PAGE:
1. Developmental Biology
  2. Physics of Living Systems
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Self-organized patterning of cell morphology via mechanosensitive feedback

  1. Natalie A Dye  Is a corresponding author
  2. Marko Popovic
  3. K. Venkatesan Iyer
  4. Jana Fuhrmann
  5. Romina Piscitello-Gómez
  6. Suzanne Eaton
  7. Frank Jülicher  Is a corresponding author
  1. Max Planck Institute of Molecular Cell Biology and Genetics, Germany
  2. École Polytechnique Fédérale de Lausanne, Switzerland
  3. Max Planck Institute for the Physics of Complex Systems, Germany
Research Article
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Cite this article as: eLife 2021;10:e57964 doi: 10.7554/eLife.57964

Abstract

Tissue organization is often characterized by specific patterns of cell morphology. How such patterns emerge in developing tissues is a fundamental open question. Here, we investigate the emergence of tissue-scale patterns of cell shape and mechanical tissue stress in the Drosophila wing imaginal disc during larval development. Using quantitative analysis of the cellular dynamics, we reveal a pattern of radially oriented cell rearrangements that is coupled to the buildup of tangential cell elongation. Developing a laser ablation method, we map tissue stresses and extract key parameters of tissue mechanics. We present a continuum theory showing that this pattern of cell morphology and tissue stress can arise via self-organization of a mechanical feedback that couples cell polarity to active cell rearrangements. The predictions of this model are supported by knockdown of MyoVI, a component of mechanosensitive feedback. Our work reveals a mechanism for the emergence of cellular patterns in morphogenesis.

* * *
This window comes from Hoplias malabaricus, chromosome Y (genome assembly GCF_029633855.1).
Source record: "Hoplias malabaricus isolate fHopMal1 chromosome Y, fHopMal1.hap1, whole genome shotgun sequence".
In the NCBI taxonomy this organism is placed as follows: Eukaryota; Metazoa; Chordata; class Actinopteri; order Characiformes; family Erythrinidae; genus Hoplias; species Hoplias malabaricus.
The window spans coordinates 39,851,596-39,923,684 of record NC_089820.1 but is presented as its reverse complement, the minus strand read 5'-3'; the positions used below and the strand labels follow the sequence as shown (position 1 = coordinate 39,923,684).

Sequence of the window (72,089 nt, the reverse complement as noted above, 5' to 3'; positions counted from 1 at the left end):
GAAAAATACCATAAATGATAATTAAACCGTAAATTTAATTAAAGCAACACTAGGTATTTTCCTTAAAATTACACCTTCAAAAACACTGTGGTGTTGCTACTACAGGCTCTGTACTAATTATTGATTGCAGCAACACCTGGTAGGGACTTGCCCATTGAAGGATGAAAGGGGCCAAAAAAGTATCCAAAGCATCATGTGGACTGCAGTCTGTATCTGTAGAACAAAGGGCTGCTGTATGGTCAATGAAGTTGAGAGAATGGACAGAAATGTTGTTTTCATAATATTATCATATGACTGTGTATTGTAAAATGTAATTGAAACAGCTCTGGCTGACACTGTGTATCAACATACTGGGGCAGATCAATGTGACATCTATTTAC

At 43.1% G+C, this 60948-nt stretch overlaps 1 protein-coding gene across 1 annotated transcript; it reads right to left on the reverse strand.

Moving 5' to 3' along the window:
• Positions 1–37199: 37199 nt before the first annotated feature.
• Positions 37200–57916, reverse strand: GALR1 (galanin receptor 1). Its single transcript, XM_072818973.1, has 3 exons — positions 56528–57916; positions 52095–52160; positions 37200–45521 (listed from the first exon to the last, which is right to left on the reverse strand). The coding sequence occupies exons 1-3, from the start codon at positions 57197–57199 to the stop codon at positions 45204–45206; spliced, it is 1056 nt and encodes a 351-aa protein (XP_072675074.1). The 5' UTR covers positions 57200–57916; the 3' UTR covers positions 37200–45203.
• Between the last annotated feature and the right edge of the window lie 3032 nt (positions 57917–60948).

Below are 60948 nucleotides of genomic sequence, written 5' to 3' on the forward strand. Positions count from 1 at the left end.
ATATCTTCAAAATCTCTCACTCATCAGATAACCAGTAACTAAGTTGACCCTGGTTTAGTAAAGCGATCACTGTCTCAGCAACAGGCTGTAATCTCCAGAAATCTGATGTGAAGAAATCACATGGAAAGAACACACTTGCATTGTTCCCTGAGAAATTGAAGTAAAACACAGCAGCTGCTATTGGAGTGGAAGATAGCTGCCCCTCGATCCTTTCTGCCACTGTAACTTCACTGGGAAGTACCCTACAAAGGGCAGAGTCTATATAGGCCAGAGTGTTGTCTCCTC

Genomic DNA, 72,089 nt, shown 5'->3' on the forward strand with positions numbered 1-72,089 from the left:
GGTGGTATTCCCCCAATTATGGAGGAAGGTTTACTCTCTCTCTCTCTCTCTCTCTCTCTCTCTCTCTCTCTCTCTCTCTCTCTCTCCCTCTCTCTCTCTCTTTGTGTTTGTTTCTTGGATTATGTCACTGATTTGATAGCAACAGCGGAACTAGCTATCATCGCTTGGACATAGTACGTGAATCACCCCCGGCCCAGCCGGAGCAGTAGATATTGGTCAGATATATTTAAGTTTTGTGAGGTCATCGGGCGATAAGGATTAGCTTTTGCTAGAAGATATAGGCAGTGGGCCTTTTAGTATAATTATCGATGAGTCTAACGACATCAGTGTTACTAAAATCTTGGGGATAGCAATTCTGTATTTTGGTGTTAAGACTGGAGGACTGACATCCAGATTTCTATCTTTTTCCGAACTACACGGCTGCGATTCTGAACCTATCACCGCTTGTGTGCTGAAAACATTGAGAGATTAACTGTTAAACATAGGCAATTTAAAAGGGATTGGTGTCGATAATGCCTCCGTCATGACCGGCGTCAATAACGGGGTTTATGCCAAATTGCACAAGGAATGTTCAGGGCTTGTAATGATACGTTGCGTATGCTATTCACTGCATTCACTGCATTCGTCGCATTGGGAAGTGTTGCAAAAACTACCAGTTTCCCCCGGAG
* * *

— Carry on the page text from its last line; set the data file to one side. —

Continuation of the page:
Article and author information

Author details

  1. Natalie A Dye

    Molecular Cell Biology and Genetics, Max Planck Institute of Molecular Cell Biology and Genetics, Dresden, Germany
    For correspondence
    dye@mpi-cbg.de
    Competing interests
    The authors declare that no competing interests exist.
    ORCID icon "This ORCID iD identifies the author of this article:" 0000-0002-4859-6670
  2. Marko Popovic

    Institute of Physics, École Polytechnique Fédérale de Lausanne, Lausanne, Switzerland
    Competing interests
    The authors declare that no competing interests exist.
  3. K. Venkatesan Iyer

    Molecular Cell Biology and Genetics, Max Planck Institute of Molecular Cell Biology and Genetics, Dresden, Germany
    Competing interests
    The authors declare that no competing interests exist.
  4. Jana Fuhrmann

    Molecular Cell Biology and Genetics, Max Planck Institute of Molecular Cell Biology and Genetics, Dresden, Germany
    Competing interests
    The authors declare that no competing interests exist.
  5. Romina Piscitello-Gómez

    Molecular Cell Biology and Genetics, Max Planck Institute of Molecular Cell Biology and Genetics, Dresden, Germany
    Competing interests
    The authors declare that no competing interests exist.
  6. Suzanne Eaton

    Developmental cell biology, Max Planck Institute of Molecular Cell Biology and Genetics, Dresden, Germany
    Competing interests
    The authors declare that no competing interests exist.
  7. Frank Jülicher

    Max Planck Institute for the Physics of Complex Systems, Dresden, Germany
    For correspondence
    julicher@pks.mpg.de
    Competing interests
    The authors declare that no competing interests exist.
    ORCID icon "This ORCID iD identifies the author of this article:" 0000-0003-4731-9185